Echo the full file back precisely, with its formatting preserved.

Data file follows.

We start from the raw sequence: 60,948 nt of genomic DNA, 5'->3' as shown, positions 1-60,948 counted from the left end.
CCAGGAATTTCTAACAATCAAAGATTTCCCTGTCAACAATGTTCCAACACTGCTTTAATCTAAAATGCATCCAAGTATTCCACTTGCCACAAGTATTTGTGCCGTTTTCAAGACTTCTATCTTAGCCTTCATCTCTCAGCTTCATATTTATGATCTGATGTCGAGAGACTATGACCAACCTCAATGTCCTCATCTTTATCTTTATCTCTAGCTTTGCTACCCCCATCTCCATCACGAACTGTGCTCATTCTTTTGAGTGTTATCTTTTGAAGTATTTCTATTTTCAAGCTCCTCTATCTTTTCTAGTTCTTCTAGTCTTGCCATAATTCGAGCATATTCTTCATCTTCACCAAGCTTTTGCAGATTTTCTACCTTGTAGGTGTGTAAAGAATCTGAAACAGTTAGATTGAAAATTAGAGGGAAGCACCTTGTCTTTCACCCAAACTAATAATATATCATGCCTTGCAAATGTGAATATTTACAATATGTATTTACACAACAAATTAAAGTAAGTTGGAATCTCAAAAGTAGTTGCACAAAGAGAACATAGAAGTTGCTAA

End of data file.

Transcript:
We start from the raw sequence: 60,948 nt of genomic DNA, 5'->3' as shown, positions 1-60,948 counted from the left end.
CCAGGAATTTCTAACAATCAAAGATTTCCCTGTCAACAATGTTCCAACACTGCTTTAATCTAAAATGCATCCAAGTATTCCACTTGCCACAAGTATTTGTGCCGTTTTCAAGACTTCTATCTTAGCCTTCATCTCTCAGCTTCATATTTATGATCTGATGTCGAGAGACTATGACCAACCTCAATGTCCTCATCTTTATCTTTATCTCTAGCTTTGCTACCCCCATCTCCATCACGAACTGTGCTCATTCTTTTGAGTGTTATCTTTTGAAGTATTTCTATTTTCAAGCTCCTCTATCTTTTCTAGTTCTTCTAGTCTTGCCATAATTCGAGCATATTCTTCATCTTCACCAAGCTTTTGCAGATTTTCTACCTTGTAGGTGTGTAAAGAATCTGAAACAGTTAGATTGAAAATTAGAGGGAAGCACCTTGTCTTTCACCCAAACTAATAATATATCATGCCTTGCAAATGTGAATATTTACAATATGTATTTACACAACAAATTAAAGTAAGTTGGAATCTCAAAAGTAGTTGCACAAAGAGAACATAGAAGTTGCTAA